WAUGH, LEUMAN M.: School of Dental and Oral Surgery, Columbia Uni­versity, New York City (June 22, 1939).


Caries, a strictly bacterial disease, cannot occur unless adequate pabulum —sugar or sugar-yielding material—is present in the mouth for growth of the related bacteria. Predisposing systemic conditions, which imply existence of general resistance or susceptibility to caries, account for sugar tolerance with­out caries in some individuals, and in the same person at different periods. Regardless of systemic factors, however, caries cannot occur unless the ex­citing cause is active in the mouth. Primitive Eskimos of Labrador and Alaska (1921-38), on native diets of proteins and fats, and little or no fer­mentable carbohydrates, are free from caries. The author’s studies among these Eskimos (300 in Labrador ; 3500 in Alaska) have shown conclusively that caries does not occur in primitives until White man’s food is taken to them. The foods first taken to Eskimos by White man consisted principally of white flour and sweets—molasses, refined sugars and candies of various kinds. Eskimos are ” passionately” fond of sweets—especially the children, who eat them continually when procurable. The caries-producing influence of sweets has been shown in separate families—some children receiving candy had carious teeth, while the other children in the family, who had not eaten candy, were free from caries. When sweets are procurable, Eskimo children’s teeth develop caries in a surprisingly short time, and at a rate as rapid and extreme as in children in the United States. Eskimo foods containing flour do not cause caries in the absence of refined sweets. Variations in native or wild foods, in different districts, seem to have no influence on incidence of caries. The findings with hitherto immune Eskimos indicate that caries can be induced in any person, no matter how strong his resistance may be, by feeding refined sweets, especially such as adhere to the teeth (candy, molasses, sugar). Sweets although not the only factor, are the most concentrated and active, either separately or mixed with other foods. This conclusion led the author to offer this helpful slogan for caries prevention, to be popularized among the laity : ” An unsweetened tooth cannot decay.”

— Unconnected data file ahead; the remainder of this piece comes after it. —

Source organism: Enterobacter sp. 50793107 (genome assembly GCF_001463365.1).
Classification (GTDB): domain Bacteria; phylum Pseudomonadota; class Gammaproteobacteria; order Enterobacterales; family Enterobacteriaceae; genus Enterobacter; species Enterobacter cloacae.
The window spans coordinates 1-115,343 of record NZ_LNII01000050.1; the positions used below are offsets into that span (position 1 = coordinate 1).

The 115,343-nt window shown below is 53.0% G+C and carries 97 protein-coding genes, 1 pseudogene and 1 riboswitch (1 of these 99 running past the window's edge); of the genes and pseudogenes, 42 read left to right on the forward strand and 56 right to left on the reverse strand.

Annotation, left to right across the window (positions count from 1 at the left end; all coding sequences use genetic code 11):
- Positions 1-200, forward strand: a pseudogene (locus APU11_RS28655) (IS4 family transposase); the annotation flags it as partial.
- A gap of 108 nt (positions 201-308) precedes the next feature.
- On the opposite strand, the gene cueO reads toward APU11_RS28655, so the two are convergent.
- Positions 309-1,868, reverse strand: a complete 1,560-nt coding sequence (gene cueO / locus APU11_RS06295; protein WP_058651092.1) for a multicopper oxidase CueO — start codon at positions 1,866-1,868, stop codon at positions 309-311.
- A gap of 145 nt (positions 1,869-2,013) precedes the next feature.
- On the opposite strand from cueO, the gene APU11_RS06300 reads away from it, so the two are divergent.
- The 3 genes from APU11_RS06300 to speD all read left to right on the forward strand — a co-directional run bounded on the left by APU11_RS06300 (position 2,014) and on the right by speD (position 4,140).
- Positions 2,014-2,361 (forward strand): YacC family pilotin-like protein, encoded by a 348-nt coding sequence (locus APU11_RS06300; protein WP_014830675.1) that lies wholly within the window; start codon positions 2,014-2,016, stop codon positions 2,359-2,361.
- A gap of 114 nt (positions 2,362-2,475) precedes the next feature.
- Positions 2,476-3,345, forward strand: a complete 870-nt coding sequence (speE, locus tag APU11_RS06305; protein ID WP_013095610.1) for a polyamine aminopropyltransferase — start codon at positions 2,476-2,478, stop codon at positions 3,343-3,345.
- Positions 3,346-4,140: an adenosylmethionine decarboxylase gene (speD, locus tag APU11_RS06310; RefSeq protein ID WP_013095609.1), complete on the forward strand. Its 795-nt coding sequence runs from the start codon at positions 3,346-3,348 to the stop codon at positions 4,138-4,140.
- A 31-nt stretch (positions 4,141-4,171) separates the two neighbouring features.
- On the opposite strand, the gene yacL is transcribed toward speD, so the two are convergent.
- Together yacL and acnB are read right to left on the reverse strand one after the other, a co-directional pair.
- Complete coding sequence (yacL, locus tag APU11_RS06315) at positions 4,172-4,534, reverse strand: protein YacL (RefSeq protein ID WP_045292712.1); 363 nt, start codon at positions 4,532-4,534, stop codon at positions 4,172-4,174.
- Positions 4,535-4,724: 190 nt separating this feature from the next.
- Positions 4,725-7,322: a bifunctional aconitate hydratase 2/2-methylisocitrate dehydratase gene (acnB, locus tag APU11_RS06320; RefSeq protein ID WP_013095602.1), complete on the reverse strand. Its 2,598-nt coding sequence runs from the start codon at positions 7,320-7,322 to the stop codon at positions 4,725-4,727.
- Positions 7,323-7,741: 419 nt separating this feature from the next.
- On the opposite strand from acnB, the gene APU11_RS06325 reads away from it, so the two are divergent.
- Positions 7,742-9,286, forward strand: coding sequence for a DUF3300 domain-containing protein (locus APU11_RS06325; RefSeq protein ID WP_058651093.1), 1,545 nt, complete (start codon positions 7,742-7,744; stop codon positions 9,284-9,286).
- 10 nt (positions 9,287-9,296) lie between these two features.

In Labrador (1921-37), caries was found only in Eskimos who had been eating White man’s foods, of which refined wheat-flour and pilot-bread, hard-tack, and sea-biscuit, were the first to be consumed—long before 1884. Caries was unknown before 1900, when molasses and sugar were introduced by traders. The prin­cipal native foods are seal, walrus, whale, caribou, polar bear, fish, birds and their eggs, eaten raw (frozen in winter). Until recently only the most prosperous


SUMMARIES ON CARIES                                      163

hunters could procure ” store ” foods in small quantities. The incidence of caries in the most southern missions of Makkovik and Hopedale, where approximately 33 percent of the diet consisted of carbohydrates, was 2.7 percent (of teeth) in thirty-seven old adults ; in twenty-two young adults, 18 to 25 years old, it was 10.5 percent ; in children under 14 years—teeth and gums deplorable, dento­alveolar abscesses common, much extraction by missionaries—it was over 40 percent. Every child under 14 had some caries. In the most northern missions in Hebron (Nain region), where 18 percent of the diet consisted of carbohydrates, caries occurred in 4 percent of the teeth of forty-eight adults ; the percentage was 11 in seventeen children under 14 years. In the Ungava Bay (Port Burwell) district, beyond northern missions—where about 8 percent of the diet consisted of carbohydrates and very little sweets-2283 teeth in seventy-six primitive nomadic Eskimos, all ages, had only 6 cavities-0.26 percent of caries.